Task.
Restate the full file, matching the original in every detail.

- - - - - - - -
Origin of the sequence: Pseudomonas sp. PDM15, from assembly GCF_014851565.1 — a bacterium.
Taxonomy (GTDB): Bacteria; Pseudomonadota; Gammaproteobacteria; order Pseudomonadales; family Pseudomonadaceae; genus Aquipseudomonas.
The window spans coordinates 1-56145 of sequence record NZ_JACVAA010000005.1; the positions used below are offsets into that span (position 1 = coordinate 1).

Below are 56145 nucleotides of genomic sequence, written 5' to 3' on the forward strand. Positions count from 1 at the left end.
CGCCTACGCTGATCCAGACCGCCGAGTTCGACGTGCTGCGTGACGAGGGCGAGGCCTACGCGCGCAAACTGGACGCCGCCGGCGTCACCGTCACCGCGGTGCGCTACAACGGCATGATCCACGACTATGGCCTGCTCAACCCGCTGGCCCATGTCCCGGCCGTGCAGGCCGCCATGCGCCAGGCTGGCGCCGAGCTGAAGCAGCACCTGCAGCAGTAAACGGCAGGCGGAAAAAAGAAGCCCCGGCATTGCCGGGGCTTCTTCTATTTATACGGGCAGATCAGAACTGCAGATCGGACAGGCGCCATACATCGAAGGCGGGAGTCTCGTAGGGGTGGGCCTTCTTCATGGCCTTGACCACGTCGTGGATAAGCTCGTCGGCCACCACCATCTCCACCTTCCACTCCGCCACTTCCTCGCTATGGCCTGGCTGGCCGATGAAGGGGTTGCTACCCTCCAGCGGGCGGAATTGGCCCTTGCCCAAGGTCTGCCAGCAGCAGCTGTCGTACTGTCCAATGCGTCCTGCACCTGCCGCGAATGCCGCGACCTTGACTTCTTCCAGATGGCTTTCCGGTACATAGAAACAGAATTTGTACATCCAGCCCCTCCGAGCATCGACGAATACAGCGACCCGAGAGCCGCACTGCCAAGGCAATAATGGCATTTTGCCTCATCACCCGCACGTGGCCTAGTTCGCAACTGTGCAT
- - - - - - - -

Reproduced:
Origin of the sequence: Pseudomonas sp. PDM15, from assembly GCF_014851565.1 — a bacterium.
Taxonomy (GTDB): Bacteria; Pseudomonadota; Gammaproteobacteria; order Pseudomonadales; family Pseudomonadaceae; genus Aquipseudomonas.
The window spans coordinates 1-56145 of sequence record NZ_JACVAA010000005.1; the positions used below are offsets into that span (position 1 = coordinate 1).

Below are 56145 nucleotides of genomic sequence, written 5' to 3' on the forward strand. Positions count from 1 at the left end.
CGCCTACGCTGATCCAGACCGCCGAGTTCGACGTGCTGCGTGACGAGGGCGAGGCCTACGCGCGCAAACTGGACGCCGCCGGCGTCACCGTCACCGCGGTGCGCTACAACGGCATGATCCACGACTATGGCCTGCTCAACCCGCTGGCCCATGTCCCGGCCGTGCAGGCCGCCATGCGCCAGGCTGGCGCCGAGCTGAAGCAGCACCTGCAGCAGTAAACGGCAGGCGGAAAAAAGAAGCCCCGGCATTGCCGGGGCTTCTTCTATTTATACGGGCAGATCAGAACTGCAGATCGGACAGGCGCCATACATCGAAGGCGGGAGTCTCGTAGGGGTGGGCCTTCTTCATGGCCTTGACCACGTCGTGGATAAGCTCGTCGGCCACCACCATCTCCACCTTCCACTCCGCCACTTCCTCGCTATGGCCTGGCTGGCCGATGAAGGGGTTGCTACCCTCCAGCGGGCGGAATTGGCCCTTGCCCAAGGTCTGCCAGCAGCAGCTGTCGTACTGTCCAATGCGTCCTGCACCTGCCGCGAATGCCGCGACCTTGACTTCTTCCAGATGGCTTTCCGGTACATAGAAACAGAATTTGTACATCCAGCCCCTCCGAGCATCGACGAATACAGCGACCCGAGAGCCGCACTGCCAAGGCAATAATGGCATTTTGCCTCATCACCCGCACGTGGCCTAGTTCGCAACTGTGCAT